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Subsidizing Parents



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Robert, sadly the link to the 1997 report is subscriber-only, but judging from the other piece to which you link, I suspect that we are not looking at the whole picture here. In deciding the economic costs and benefits of subsidizing parenthood (the societal costs and benefits are an entirely different topic), we surely need to look beyond the social security balance sheet. It’s the broader public purse that counts, and there the equation rapidly becomes very complicated indeed. How for example do we account for the capital costs (all those extra schools, roads and so on) that come with a larger population, let alone their running costs? Or, to take another interesting topic, do the economics of subsidizing a third child differ from a second? The questions are endless…

 

In any event, if we are looking at the economics of all this, the real issue is not some (imagined) lack of children, but our failure to make the best use of the productive capacity of the people that are here already. There are numerous examples of what could be done. To take just two: (1) Provide better child care facilities and more mothers will feel able to work (or work full-time). They will thus be more likely to pay more into the tax base (natalists should take comfort from European evidence suggesting that the increased availability of affordable child care may increase the birth rate). (2) At the other end of life, we should push out the retirement age (with appropriate exceptions for the sick and those in physically demanding work) far more rapidly than is currently being discussed. Waiting until 2075 before raising it to 69 makes little sense. 2075!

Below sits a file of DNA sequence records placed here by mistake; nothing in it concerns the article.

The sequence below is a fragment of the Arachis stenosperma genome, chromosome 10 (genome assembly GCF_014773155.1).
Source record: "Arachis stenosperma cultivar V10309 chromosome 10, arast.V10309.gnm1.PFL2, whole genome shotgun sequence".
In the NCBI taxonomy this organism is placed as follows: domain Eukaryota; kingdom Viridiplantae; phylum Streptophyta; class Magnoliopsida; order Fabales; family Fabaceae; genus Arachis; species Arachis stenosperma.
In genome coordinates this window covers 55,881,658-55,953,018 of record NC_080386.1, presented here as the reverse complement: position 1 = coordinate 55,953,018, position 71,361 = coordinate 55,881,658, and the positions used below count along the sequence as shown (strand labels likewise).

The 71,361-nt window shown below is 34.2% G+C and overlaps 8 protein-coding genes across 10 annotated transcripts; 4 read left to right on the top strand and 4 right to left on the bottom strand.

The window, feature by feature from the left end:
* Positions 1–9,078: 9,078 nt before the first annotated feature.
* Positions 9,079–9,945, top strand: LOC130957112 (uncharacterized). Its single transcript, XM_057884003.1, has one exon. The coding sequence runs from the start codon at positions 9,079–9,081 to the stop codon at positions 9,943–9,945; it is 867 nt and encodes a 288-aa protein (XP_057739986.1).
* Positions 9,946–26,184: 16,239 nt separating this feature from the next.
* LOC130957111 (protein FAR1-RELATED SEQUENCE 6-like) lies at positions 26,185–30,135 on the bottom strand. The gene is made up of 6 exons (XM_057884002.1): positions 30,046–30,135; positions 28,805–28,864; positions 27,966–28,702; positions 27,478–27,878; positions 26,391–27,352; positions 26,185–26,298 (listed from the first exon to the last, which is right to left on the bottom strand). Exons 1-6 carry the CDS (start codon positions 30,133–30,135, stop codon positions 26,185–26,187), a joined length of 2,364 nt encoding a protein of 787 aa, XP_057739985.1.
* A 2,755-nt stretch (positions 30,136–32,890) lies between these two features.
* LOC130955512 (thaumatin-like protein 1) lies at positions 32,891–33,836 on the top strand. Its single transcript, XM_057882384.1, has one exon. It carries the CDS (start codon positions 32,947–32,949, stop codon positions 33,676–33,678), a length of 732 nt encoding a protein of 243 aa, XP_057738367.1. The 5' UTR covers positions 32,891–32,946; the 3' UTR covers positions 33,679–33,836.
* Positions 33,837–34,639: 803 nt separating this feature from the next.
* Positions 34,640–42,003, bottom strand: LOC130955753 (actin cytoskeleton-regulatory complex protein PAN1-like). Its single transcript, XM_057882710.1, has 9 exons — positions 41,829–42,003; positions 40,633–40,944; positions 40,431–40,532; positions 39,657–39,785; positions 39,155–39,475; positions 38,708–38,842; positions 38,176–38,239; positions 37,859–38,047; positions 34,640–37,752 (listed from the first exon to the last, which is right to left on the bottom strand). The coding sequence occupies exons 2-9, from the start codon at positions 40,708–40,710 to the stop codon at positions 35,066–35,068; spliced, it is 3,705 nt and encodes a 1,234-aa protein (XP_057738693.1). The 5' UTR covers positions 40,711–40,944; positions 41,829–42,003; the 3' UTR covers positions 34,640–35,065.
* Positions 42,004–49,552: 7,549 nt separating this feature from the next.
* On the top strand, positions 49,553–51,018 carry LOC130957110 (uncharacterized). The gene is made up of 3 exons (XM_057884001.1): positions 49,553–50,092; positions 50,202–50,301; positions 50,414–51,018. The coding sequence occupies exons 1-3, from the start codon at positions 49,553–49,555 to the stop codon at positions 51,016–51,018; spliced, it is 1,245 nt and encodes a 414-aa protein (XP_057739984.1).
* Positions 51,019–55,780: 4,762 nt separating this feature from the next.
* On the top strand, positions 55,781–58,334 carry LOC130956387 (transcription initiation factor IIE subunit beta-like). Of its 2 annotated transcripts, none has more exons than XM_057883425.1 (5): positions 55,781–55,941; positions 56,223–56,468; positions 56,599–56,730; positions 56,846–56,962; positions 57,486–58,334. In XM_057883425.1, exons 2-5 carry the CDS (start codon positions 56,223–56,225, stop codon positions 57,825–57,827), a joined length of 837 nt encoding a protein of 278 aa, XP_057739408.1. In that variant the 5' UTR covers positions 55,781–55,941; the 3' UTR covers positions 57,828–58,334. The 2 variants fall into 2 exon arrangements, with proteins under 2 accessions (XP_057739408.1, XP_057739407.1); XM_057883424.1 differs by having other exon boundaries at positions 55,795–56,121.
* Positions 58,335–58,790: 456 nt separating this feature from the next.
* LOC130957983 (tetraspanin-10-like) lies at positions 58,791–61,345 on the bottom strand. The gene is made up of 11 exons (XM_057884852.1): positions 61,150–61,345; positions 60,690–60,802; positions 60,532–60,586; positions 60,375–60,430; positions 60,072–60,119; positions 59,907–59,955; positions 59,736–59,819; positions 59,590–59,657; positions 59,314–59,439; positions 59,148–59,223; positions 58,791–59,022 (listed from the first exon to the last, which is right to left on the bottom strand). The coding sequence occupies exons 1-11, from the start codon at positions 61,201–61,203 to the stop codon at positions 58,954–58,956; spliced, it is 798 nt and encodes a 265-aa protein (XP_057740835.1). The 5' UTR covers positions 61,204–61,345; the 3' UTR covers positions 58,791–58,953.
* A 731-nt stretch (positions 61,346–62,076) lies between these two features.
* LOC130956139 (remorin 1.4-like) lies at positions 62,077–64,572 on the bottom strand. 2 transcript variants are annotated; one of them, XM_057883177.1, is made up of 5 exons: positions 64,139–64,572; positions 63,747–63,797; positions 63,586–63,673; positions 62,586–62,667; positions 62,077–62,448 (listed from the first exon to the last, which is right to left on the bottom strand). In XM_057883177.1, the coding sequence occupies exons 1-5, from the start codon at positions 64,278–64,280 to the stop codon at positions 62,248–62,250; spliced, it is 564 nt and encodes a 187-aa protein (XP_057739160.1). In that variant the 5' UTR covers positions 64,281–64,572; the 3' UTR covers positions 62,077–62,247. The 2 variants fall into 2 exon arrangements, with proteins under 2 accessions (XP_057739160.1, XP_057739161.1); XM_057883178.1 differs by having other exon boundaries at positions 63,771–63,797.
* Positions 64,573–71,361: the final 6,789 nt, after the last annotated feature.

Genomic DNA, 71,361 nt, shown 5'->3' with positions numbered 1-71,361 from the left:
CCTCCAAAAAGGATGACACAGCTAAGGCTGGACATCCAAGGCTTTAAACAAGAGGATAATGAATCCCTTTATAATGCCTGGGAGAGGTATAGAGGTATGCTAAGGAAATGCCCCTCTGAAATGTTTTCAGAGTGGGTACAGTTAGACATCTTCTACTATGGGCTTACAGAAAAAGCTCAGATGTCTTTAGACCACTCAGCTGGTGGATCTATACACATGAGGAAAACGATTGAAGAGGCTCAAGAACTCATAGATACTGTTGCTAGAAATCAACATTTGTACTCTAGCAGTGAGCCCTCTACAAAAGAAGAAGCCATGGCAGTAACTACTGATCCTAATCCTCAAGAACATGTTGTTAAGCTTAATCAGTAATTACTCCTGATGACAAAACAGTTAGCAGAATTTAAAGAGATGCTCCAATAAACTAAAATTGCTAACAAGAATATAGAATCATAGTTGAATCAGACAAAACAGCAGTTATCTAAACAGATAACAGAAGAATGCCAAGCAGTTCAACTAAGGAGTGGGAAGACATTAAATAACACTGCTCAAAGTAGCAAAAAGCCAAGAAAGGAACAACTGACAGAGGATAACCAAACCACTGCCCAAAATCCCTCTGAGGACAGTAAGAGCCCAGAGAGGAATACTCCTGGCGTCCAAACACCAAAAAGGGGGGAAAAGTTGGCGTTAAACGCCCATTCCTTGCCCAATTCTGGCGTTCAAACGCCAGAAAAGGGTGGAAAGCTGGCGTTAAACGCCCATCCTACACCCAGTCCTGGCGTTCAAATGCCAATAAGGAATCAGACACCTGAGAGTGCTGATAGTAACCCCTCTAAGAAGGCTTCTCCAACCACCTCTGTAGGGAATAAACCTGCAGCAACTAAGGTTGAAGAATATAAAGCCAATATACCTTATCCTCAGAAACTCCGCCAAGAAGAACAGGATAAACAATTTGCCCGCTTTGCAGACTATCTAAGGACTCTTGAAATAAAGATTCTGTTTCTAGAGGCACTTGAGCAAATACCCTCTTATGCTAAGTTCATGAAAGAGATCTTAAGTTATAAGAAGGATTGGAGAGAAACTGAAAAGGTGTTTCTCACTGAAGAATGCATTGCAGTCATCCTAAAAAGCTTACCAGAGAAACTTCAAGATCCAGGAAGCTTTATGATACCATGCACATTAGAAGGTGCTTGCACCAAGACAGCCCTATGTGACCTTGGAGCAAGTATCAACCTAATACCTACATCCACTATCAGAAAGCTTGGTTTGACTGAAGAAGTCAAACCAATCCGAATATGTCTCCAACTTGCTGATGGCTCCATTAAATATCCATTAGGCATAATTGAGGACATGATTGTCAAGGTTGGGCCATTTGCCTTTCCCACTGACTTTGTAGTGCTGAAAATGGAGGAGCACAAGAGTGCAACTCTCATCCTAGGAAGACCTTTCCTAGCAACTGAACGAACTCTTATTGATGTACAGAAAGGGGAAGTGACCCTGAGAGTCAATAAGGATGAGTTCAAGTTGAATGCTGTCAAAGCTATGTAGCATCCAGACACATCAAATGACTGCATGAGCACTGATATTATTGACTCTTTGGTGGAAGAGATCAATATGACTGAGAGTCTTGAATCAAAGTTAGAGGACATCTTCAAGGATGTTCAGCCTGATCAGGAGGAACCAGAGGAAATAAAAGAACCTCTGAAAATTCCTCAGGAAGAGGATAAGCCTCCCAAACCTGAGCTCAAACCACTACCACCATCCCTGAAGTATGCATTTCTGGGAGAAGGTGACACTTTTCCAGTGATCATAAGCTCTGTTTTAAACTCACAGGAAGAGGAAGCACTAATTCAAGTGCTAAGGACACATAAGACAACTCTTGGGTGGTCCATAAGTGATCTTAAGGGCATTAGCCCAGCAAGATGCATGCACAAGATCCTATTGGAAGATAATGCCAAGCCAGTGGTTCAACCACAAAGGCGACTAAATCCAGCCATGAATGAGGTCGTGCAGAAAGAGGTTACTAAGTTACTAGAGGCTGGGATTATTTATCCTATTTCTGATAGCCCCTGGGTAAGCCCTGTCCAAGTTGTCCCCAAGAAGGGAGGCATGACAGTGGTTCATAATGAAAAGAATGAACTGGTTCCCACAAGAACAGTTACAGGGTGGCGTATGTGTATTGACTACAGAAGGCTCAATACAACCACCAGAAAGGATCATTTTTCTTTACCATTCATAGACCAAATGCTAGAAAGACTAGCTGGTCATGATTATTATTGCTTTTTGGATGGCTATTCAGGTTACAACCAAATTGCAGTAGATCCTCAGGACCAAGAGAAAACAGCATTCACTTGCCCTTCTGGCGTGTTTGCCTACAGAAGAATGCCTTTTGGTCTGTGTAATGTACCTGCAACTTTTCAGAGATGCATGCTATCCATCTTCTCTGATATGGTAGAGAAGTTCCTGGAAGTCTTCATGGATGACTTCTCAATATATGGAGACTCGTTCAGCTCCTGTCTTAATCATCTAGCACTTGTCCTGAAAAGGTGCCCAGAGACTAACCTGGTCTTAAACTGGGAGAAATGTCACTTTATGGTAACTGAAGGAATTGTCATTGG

Another element in all this, of course, ought to be far more encouragement of people to save for themselves. A substantial shift from direct to indirect taxation would help, as would the indexation of capital gains, but the commission has relatively little to say on this topic. What it does recommend, however, is a reduction in social security payments for the better off (at the same time as these unfortunate fortunate are being asked to pay in more to the system). As disincentives to save go, that takes some beating. Remarkable.



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